Are Graphic Novels Better Suited to Telling Non-fiction Stories than Prose?

In Discussion by Edward Nawotka

By Edward Nawotka

Today’s lead story looks at the new graphic novel Cuba: My Revolution by Inverna Lockpez and Dean Haspiel (DC Comics/Vertigo).

The story is based on the life of artist Inverna Lockpez, a Cuban dissident who was tortured and eventually escaped the island. The intensity of both the violence and emotion of the story is visceral, something he manages to convey in his drawings. Had the same story been told in prose, it would have certainly been different, but would it have been as powerful? As the cliche goes, a picture is worth 1,000 words and imagery has an undeniable power to express intense emotions — love, hate, anger, fear — in a way that prose often cannot.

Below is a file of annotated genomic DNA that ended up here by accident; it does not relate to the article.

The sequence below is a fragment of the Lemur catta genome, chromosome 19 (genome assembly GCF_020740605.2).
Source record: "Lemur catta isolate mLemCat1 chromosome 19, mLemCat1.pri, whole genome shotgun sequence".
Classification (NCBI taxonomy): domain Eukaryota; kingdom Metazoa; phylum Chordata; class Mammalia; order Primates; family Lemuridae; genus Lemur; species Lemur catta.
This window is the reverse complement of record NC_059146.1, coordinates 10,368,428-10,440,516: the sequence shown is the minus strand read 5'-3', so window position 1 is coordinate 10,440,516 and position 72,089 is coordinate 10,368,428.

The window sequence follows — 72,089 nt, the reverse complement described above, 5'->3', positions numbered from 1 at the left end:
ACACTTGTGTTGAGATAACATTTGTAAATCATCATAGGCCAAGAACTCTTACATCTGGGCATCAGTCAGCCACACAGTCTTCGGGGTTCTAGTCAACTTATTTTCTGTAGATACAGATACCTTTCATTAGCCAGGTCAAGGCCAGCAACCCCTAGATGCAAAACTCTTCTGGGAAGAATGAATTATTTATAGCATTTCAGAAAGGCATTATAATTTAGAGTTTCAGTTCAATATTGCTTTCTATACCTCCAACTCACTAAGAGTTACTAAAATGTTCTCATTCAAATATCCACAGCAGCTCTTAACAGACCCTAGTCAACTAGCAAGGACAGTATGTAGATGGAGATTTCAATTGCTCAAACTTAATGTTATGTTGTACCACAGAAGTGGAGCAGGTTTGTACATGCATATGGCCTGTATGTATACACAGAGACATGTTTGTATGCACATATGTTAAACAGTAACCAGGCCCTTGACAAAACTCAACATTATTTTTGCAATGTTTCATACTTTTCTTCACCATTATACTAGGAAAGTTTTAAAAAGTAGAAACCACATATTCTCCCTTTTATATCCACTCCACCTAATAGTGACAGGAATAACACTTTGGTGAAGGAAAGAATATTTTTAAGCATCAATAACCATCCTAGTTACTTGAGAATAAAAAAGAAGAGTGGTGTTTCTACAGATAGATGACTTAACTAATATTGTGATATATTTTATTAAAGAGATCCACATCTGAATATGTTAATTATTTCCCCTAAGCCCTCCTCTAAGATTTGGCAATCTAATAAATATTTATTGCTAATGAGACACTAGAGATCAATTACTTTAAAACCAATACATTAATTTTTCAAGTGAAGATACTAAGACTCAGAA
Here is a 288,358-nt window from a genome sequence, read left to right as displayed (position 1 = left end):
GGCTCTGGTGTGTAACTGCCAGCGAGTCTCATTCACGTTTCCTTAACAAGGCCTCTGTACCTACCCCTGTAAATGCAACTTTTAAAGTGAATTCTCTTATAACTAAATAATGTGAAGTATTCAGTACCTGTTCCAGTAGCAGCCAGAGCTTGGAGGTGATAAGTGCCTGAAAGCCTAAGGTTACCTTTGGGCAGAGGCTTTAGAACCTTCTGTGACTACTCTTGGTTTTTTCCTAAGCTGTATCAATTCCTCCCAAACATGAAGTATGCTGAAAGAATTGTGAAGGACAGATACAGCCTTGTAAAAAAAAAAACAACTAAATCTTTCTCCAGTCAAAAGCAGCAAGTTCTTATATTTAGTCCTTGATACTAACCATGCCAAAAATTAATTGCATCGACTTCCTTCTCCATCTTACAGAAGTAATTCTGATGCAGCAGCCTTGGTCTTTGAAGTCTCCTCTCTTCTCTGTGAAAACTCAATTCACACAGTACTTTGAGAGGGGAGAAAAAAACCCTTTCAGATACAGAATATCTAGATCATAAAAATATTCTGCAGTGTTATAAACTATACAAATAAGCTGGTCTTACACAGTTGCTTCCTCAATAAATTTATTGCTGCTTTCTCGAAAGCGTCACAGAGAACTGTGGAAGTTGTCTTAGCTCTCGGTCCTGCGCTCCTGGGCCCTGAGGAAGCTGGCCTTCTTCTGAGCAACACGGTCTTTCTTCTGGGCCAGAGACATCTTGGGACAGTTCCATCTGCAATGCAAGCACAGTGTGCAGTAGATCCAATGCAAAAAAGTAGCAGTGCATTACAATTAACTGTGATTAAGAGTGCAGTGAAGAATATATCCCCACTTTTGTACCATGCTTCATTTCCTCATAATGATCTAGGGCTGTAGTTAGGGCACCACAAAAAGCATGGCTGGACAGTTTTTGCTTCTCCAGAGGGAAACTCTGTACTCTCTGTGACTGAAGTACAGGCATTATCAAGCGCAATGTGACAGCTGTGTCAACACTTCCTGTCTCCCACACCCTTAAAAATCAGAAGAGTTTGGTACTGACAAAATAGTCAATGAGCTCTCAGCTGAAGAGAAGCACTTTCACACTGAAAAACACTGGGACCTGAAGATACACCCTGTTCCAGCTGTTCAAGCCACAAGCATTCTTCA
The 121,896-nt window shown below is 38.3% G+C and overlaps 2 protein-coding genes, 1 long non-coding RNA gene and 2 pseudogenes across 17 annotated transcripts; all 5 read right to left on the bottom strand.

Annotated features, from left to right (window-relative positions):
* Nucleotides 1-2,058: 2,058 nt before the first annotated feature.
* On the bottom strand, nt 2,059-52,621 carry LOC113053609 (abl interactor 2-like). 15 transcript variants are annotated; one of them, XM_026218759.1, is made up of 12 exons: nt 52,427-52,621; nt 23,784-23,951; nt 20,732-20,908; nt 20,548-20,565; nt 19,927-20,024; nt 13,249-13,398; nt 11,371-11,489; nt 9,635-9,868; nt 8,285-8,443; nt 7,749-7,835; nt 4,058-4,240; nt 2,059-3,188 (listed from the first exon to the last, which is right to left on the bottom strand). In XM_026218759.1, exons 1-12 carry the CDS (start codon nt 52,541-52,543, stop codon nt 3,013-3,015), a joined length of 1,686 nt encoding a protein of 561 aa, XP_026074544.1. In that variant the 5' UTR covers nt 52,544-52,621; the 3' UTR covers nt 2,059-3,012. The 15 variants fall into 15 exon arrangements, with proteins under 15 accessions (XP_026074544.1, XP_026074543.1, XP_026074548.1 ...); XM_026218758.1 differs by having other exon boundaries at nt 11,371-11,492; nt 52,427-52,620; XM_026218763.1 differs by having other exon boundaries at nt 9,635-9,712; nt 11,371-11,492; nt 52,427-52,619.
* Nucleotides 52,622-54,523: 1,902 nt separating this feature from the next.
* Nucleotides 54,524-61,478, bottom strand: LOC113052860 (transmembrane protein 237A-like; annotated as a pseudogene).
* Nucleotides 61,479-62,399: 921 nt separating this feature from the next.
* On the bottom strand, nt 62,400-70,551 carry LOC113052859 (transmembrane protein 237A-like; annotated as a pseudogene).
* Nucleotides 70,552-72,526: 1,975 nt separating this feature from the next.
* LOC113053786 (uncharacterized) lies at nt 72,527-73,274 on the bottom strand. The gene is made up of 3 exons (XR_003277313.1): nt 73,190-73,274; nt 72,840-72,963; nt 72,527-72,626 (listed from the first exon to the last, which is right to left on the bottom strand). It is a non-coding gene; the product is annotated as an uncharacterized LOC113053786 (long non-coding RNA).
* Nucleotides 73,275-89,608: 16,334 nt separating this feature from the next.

Over the past decade, publishers have turned to using graphic novels to explain complex non-fiction stories, from FSG’s 9/11 Commission Report to Joe Sacco’s Safe Area Gorazde to Marjane Satrapi’s Persepolis, among numerous others. This is not so suggest that one medium is superior to the other, but do graphic novels have an advantage over prose works in depicting certain kinds of stories?

Read our story and let us know what you think in the comments.

About the Author

Edward Nawotka

A widely published critic and essayist, Edward Nawotka serves as a speaker, educator and consultant for institutions and businesses involved in the global publishing and content industries. He was also editor-in-chief of Publishing Perspectives since the launch of the publication in 2009 until January 2016.